Despite this, the fact is that Wigan have maintained a stable, steady existence in the nourishing environs of the Premier League for a greater span of time than other clubs including Queens Park Rangers, Stoke and West Brom. Much of it might well be to do with that smiling acceptance of their manager, which exudes an authoritative calmness that says “It’s cool man, I got this.” Greater managers can only dream of coping with defeat better than Martinez can (Sir Alex Ferguson and Arsene Wenger spring to mind), but then the Spaniard, and moreover Wigan, have had so much practice after all. Their perpetually renewed stay of execution precludes them from the opportunity of a confidence-boosting sabbatical in the Championship. Some modern yo-yo clubs such as Wolves and West Ham go down only to return with renewed vigour after a season spent racking up more ‘W’s’ in the form column than usual. By contrast, Wigan have been steadily applying themselves to the self-flagellating business of losing for the past seven years, with impressive-yet-miserable results. In those seven seasons they have lost 46% of their league games, winning just 29%. And yet that’s not been enough to banish them from English football’s top table since they first took residence there.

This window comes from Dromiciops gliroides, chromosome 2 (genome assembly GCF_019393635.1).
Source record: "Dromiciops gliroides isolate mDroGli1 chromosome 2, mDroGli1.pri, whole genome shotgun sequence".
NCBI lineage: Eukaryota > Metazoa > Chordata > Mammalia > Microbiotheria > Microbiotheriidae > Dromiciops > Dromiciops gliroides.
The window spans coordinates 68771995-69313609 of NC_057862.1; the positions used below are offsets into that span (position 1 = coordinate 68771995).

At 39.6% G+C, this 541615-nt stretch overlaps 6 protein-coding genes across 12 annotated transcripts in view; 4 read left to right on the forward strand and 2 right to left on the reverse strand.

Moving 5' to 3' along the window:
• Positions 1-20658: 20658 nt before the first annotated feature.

Given the rumours of impending managerial casualty that have so far circled Mark Hughes, Paul Lambert and Nigel Adkins, it’s refreshing to know that there is still a manager slipping under that particular radar who can get away with losing games on a constant basis and yet still revel in some semblance of job security. This could be the secret behind that Martinez smile. He is imbued with a sense of security like no-one else in the Premier League; even the possible outcome of relegation might be accepted as a heroic failure. This summer he was heavily linked with the vacant Liverpool post, the summer prior it was Aston Villa, and these rumours must surely have boosted his self-esteem further.